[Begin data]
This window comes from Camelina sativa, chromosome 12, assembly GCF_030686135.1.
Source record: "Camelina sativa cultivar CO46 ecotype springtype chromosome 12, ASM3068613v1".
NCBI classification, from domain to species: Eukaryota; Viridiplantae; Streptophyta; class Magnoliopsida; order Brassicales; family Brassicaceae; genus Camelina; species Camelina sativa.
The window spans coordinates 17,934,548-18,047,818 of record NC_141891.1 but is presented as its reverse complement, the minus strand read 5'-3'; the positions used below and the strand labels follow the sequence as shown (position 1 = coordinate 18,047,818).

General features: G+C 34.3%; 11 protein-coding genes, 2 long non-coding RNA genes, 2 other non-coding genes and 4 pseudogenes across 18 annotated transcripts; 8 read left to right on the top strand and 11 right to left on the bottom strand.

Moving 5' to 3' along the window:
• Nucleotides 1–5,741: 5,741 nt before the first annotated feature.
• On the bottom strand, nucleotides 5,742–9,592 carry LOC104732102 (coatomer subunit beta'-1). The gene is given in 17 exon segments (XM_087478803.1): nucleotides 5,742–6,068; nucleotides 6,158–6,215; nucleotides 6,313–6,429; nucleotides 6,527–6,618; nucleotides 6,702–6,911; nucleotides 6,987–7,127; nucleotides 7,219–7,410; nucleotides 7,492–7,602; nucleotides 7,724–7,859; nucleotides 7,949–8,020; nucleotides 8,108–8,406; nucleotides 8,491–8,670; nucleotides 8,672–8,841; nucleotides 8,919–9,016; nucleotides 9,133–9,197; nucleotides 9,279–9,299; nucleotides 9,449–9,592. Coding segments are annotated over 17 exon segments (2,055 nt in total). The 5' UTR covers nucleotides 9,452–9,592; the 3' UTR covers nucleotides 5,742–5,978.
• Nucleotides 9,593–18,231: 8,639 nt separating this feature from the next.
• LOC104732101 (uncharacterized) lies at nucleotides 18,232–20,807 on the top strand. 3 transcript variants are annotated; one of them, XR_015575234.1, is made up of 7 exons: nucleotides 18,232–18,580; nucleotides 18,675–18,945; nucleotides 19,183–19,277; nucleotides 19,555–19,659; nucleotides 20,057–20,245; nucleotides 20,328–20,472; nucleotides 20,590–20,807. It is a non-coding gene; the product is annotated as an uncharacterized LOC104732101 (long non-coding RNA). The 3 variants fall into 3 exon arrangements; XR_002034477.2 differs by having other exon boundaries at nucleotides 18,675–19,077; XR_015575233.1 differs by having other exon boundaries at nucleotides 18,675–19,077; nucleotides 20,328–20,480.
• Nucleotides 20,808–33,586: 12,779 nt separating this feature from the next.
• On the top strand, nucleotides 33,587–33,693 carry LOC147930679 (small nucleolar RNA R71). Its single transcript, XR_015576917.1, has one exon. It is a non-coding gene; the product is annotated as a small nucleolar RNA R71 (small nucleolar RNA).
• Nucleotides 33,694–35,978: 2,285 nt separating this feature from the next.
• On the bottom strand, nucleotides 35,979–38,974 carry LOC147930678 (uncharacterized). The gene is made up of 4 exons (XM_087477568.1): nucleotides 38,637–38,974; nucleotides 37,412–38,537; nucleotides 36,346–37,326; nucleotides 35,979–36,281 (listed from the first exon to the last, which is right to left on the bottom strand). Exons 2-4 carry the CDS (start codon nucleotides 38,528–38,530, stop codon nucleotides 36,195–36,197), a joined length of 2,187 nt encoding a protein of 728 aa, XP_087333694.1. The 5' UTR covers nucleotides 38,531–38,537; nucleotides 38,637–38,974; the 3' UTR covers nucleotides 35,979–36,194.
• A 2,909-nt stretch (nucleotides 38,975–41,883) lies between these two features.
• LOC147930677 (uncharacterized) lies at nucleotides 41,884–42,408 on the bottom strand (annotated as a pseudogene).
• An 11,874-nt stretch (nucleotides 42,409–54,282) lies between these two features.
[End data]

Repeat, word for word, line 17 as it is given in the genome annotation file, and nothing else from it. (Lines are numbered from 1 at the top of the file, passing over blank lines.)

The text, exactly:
• An 11,874-nt stretch (nucleotides 42,409–54,282) lies between these two features.